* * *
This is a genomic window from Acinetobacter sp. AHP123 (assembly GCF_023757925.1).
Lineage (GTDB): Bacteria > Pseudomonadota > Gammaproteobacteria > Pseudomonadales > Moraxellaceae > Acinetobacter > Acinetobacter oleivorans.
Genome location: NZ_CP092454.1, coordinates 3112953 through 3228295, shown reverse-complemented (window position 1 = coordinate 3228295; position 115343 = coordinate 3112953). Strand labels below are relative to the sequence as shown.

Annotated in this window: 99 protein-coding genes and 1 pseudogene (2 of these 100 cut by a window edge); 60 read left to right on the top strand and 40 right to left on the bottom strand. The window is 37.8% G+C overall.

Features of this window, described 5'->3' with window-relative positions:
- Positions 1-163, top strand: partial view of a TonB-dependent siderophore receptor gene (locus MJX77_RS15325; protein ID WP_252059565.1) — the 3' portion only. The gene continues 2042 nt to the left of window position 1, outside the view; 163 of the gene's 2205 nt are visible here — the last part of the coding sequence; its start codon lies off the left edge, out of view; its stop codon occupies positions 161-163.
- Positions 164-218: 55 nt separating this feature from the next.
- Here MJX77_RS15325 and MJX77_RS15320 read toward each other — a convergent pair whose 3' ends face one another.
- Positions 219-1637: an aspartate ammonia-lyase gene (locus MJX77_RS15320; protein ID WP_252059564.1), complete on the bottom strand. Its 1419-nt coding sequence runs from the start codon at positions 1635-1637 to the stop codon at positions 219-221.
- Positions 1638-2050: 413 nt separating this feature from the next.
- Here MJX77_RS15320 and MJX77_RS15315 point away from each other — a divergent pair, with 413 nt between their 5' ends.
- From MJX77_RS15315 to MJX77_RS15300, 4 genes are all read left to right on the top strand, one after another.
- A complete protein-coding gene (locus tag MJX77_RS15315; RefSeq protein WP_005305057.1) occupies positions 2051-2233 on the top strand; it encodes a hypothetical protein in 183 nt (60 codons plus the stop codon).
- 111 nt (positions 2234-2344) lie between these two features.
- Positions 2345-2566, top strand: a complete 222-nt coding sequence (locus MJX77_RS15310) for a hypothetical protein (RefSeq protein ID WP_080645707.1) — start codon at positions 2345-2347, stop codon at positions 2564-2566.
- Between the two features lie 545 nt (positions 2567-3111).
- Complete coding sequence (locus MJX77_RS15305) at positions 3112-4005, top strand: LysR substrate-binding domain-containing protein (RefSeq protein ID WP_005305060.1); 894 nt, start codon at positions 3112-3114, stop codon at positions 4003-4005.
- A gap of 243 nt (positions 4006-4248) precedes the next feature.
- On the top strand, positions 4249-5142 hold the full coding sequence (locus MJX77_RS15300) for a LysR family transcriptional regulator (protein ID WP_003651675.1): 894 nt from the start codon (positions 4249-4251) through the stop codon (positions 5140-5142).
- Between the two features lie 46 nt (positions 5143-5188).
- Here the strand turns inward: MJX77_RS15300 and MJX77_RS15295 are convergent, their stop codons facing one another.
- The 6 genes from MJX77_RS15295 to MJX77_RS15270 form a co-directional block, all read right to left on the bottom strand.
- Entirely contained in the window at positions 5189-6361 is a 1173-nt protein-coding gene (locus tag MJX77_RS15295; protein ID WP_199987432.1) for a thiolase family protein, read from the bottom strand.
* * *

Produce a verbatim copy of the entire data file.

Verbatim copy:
This is a genomic window from Acinetobacter sp. AHP123 (assembly GCF_023757925.1).
Lineage (GTDB): Bacteria > Pseudomonadota > Gammaproteobacteria > Pseudomonadales > Moraxellaceae > Acinetobacter > Acinetobacter oleivorans.
Genome location: NZ_CP092454.1, coordinates 3112953 through 3228295, shown reverse-complemented (window position 1 = coordinate 3228295; position 115343 = coordinate 3112953). Strand labels below are relative to the sequence as shown.

Annotated in this window: 99 protein-coding genes and 1 pseudogene (2 of these 100 cut by a window edge); 60 read left to right on the top strand and 40 right to left on the bottom strand. The window is 37.8% G+C overall.

Features of this window, described 5'->3' with window-relative positions:
- Positions 1-163, top strand: partial view of a TonB-dependent siderophore receptor gene (locus MJX77_RS15325; protein ID WP_252059565.1) — the 3' portion only. The gene continues 2042 nt to the left of window position 1, outside the view; 163 of the gene's 2205 nt are visible here — the last part of the coding sequence; its start codon lies off the left edge, out of view; its stop codon occupies positions 161-163.
- Positions 164-218: 55 nt separating this feature from the next.
- Here MJX77_RS15325 and MJX77_RS15320 read toward each other — a convergent pair whose 3' ends face one another.
- Positions 219-1637: an aspartate ammonia-lyase gene (locus MJX77_RS15320; protein ID WP_252059564.1), complete on the bottom strand. Its 1419-nt coding sequence runs from the start codon at positions 1635-1637 to the stop codon at positions 219-221.
- Positions 1638-2050: 413 nt separating this feature from the next.
- Here MJX77_RS15320 and MJX77_RS15315 point away from each other — a divergent pair, with 413 nt between their 5' ends.
- From MJX77_RS15315 to MJX77_RS15300, 4 genes are all read left to right on the top strand, one after another.
- A complete protein-coding gene (locus tag MJX77_RS15315; RefSeq protein WP_005305057.1) occupies positions 2051-2233 on the top strand; it encodes a hypothetical protein in 183 nt (60 codons plus the stop codon).
- 111 nt (positions 2234-2344) lie between these two features.
- Positions 2345-2566, top strand: a complete 222-nt coding sequence (locus MJX77_RS15310) for a hypothetical protein (RefSeq protein ID WP_080645707.1) — start codon at positions 2345-2347, stop codon at positions 2564-2566.
- Between the two features lie 545 nt (positions 2567-3111).
- Complete coding sequence (locus MJX77_RS15305) at positions 3112-4005, top strand: LysR substrate-binding domain-containing protein (RefSeq protein ID WP_005305060.1); 894 nt, start codon at positions 3112-3114, stop codon at positions 4003-4005.
- A gap of 243 nt (positions 4006-4248) precedes the next feature.
- On the top strand, positions 4249-5142 hold the full coding sequence (locus MJX77_RS15300) for a LysR family transcriptional regulator (protein ID WP_003651675.1): 894 nt from the start codon (positions 4249-4251) through the stop codon (positions 5140-5142).
- Between the two features lie 46 nt (positions 5143-5188).
- Here the strand turns inward: MJX77_RS15300 and MJX77_RS15295 are convergent, their stop codons facing one another.
- The 6 genes from MJX77_RS15295 to MJX77_RS15270 form a co-directional block, all read right to left on the bottom strand.
- Entirely contained in the window at positions 5189-6361 is a 1173-nt protein-coding gene (locus tag MJX77_RS15295; protein ID WP_199987432.1) for a thiolase family protein, read from the bottom strand.